Five militants who attacked the election commission headquarters in Kabul with rocket propelled grenades and machine guns have been killed, ending a four-hour stand off.
Deputy interior minister Mohammed Ayub Salangi said two policemen were injured in the attack. There were no casualties among the dozens of Independent Election Commission staff and other people on the heavily fortified compound.
Mr Salangi said the five insurgents wore the all-encompassing burka to sneak unnoticed into a building that looked onto the heavily fortified Independent Election Commission headquarters.
It is the latest in a series of high-profile attacks that come as the Islamic militant movement steps up a campaign of violence to disrupt presidential elections due to be held in a week.
The Taliban claimed responsibility for the assault.
The compound is located near the Kabul International Airport and the airport was shut for more than two hours and flights were diverted out of concern for the safety passengers on planes that must fly low over the site of the stand off to land.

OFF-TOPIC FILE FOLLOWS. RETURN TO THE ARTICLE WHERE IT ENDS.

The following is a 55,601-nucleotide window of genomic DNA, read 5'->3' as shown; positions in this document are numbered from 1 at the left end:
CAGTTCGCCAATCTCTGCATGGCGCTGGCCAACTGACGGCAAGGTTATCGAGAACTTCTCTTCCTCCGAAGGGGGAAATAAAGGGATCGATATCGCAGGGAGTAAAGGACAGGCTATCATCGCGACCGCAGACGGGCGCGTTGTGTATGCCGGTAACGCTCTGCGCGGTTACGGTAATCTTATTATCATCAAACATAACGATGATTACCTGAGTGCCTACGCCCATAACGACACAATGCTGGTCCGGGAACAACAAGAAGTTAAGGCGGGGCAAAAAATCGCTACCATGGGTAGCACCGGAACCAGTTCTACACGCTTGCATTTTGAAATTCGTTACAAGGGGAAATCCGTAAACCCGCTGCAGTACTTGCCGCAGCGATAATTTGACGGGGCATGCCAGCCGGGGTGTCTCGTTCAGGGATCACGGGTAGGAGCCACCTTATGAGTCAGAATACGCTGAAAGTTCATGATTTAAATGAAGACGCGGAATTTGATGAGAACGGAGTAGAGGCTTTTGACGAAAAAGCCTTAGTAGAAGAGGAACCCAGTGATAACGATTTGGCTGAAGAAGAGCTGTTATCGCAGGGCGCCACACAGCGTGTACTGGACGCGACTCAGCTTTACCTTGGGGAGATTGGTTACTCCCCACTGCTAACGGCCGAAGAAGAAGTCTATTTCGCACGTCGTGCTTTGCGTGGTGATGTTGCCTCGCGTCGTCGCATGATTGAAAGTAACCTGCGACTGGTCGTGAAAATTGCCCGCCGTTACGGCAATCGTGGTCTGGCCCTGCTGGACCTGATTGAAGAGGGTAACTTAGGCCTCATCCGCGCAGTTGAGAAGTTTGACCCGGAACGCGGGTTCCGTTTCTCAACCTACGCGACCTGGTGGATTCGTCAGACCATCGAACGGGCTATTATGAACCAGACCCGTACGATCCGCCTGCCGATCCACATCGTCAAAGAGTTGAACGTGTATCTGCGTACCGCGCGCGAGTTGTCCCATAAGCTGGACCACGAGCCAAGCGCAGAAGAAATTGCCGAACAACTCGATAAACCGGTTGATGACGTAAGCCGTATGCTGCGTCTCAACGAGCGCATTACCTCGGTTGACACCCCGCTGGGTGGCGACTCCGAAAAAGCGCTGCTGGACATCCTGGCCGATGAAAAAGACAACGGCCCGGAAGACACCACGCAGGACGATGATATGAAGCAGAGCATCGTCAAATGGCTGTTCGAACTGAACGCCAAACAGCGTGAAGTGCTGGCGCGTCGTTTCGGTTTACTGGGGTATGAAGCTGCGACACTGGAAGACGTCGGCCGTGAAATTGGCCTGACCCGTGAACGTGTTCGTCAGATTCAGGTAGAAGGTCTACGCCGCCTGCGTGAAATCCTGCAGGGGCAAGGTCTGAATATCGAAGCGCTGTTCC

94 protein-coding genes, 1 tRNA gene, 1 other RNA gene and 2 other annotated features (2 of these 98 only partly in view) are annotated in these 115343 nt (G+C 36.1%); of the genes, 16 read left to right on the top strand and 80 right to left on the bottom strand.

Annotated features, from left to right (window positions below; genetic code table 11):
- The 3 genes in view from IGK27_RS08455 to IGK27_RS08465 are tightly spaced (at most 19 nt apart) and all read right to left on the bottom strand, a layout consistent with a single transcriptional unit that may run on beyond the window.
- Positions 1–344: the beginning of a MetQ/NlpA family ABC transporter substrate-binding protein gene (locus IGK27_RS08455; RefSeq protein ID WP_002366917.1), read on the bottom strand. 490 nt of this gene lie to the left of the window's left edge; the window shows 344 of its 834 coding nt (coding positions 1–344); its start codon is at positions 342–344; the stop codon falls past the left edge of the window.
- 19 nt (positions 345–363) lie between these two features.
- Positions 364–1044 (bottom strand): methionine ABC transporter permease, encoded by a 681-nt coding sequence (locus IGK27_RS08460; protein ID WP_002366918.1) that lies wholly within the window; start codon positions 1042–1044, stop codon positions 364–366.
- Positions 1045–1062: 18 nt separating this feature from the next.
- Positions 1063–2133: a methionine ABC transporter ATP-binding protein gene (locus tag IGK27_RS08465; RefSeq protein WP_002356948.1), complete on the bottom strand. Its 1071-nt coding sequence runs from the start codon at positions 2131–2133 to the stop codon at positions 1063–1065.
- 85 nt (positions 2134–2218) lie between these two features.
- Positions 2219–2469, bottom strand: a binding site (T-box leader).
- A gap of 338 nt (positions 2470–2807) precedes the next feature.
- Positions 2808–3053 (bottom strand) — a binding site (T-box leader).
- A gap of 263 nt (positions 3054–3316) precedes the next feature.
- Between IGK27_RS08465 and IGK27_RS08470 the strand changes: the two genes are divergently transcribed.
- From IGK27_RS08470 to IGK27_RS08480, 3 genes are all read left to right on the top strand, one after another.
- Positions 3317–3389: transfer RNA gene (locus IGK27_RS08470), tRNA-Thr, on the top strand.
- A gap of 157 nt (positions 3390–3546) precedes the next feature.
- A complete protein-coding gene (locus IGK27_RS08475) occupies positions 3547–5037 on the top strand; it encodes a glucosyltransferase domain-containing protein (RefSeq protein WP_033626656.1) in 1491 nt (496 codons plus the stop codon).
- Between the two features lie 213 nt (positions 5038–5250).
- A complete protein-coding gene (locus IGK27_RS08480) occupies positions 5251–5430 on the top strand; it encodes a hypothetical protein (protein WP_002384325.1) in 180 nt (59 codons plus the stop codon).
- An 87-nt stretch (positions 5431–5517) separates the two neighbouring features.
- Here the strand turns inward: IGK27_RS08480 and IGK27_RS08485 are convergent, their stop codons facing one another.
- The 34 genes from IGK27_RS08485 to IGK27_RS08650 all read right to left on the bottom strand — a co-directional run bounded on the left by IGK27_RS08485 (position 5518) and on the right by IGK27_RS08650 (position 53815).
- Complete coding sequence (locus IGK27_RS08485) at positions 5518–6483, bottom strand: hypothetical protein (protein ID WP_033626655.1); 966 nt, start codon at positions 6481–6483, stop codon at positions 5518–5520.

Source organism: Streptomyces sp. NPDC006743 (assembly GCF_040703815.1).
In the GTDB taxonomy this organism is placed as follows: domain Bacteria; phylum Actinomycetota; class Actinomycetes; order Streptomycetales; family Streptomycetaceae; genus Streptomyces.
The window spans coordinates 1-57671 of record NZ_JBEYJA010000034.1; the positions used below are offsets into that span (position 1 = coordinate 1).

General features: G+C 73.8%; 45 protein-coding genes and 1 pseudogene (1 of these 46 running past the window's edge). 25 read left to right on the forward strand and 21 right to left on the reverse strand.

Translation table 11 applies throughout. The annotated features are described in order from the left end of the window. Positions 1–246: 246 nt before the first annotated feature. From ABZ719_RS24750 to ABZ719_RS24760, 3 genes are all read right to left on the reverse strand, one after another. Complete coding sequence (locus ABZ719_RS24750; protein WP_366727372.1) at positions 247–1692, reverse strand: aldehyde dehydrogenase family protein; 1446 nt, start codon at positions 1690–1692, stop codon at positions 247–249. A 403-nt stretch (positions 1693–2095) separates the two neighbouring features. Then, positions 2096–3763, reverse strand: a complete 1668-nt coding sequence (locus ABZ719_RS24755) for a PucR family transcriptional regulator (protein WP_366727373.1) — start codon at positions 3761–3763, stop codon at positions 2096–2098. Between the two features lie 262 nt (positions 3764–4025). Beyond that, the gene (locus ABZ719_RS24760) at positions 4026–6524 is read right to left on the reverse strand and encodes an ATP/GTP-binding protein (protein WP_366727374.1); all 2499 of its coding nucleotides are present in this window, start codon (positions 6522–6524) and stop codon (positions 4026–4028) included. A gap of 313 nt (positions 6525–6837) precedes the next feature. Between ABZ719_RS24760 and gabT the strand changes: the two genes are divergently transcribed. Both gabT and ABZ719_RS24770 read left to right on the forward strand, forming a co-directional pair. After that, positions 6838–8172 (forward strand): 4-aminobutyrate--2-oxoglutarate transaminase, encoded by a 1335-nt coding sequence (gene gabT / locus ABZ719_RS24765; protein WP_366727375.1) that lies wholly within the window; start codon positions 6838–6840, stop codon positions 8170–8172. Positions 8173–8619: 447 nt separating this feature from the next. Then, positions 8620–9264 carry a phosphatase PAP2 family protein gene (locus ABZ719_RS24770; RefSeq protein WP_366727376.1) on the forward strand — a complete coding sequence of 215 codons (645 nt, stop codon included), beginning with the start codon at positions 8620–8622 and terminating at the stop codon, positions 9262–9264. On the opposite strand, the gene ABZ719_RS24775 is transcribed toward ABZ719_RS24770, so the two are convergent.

Noor Mohammed Noor, a spokesman for the election commission, said security already had been increased around the compound because an attack had been widely expected. He said the IEC leadership was away when the assault began, and that all IEC staff members were safe.
Unable to penetrate the heavily defended commission headquarters, the attackers instead occupied a neighbouring house about 800 metres away that is inside a walled-off compound guarded by a series of watch towers and checkpoints.
Taliban spokesman Zabihullah Mujahid claimed responsibility for the attack but described what would have been a much more ambitious assault. He said a suicide bomber and gunmen had stormed the IEC compound while the IEC and election observers, including foreigners, were holding a meeting.
Mr Noor denied there was a meeting of observers. A news conference had been planned to discuss election security, but that was cancelled, he said.
On Tuesday, the Taliban struck another IEC office on the edge of Kabul. In that assault, a suicide bomber detonated his vehicle outside while two gunmen stormed the building, killing four people and trapping dozens of employees inside.
The Taliban also have stepped up attacks on foreigners in the Afghan capital, suggesting that they are shifting tactics to focus on civilian targets that aren’t as heavily protected as military and government installations.